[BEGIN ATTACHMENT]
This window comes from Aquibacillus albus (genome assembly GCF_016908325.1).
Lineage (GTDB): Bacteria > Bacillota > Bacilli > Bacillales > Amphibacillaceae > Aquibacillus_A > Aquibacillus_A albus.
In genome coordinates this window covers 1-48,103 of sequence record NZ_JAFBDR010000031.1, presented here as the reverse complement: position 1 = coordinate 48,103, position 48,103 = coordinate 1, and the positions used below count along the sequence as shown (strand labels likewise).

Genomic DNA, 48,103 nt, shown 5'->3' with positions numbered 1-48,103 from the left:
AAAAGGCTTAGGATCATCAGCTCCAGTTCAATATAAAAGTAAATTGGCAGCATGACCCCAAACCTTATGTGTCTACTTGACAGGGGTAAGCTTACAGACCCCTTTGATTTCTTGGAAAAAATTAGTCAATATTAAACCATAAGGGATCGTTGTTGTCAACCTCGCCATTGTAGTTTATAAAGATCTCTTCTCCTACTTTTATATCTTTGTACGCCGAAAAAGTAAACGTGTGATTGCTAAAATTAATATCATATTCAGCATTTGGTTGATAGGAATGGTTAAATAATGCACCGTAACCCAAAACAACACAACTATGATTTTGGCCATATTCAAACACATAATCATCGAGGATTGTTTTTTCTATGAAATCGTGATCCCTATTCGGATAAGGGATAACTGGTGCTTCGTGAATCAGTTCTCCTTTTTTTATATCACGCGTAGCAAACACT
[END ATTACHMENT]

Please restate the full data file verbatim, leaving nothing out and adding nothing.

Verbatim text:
This window comes from Aquibacillus albus (genome assembly GCF_016908325.1).
Lineage (GTDB): Bacteria > Bacillota > Bacilli > Bacillales > Amphibacillaceae > Aquibacillus_A > Aquibacillus_A albus.
In genome coordinates this window covers 1-48,103 of sequence record NZ_JAFBDR010000031.1, presented here as the reverse complement: position 1 = coordinate 48,103, position 48,103 = coordinate 1, and the positions used below count along the sequence as shown (strand labels likewise).

Genomic DNA, 48,103 nt, shown 5'->3' with positions numbered 1-48,103 from the left:
AAAAGGCTTAGGATCATCAGCTCCAGTTCAATATAAAAGTAAATTGGCAGCATGACCCCAAACCTTATGTGTCTACTTGACAGGGGTAAGCTTACAGACCCCTTTGATTTCTTGGAAAAAATTAGTCAATATTAAACCATAAGGGATCGTTGTTGTCAACCTCGCCATTGTAGTTTATAAAGATCTCTTCTCCTACTTTTATATCTTTGTACGCCGAAAAAGTAAACGTGTGATTGCTAAAATTAATATCATATTCAGCATTTGGTTGATAGGAATGGTTAAATAATGCACCGTAACCCAAAACAACACAACTATGATTTTGGCCATATTCAAACACATAATCATCGAGGATTGTTTTTTCTATGAAATCGTGATCCCTATTCGGATAAGGGATAACTGGTGCTTCGTGAATCAGTTCTCCTTTTTTTATATCACGCGTAGCAAACACT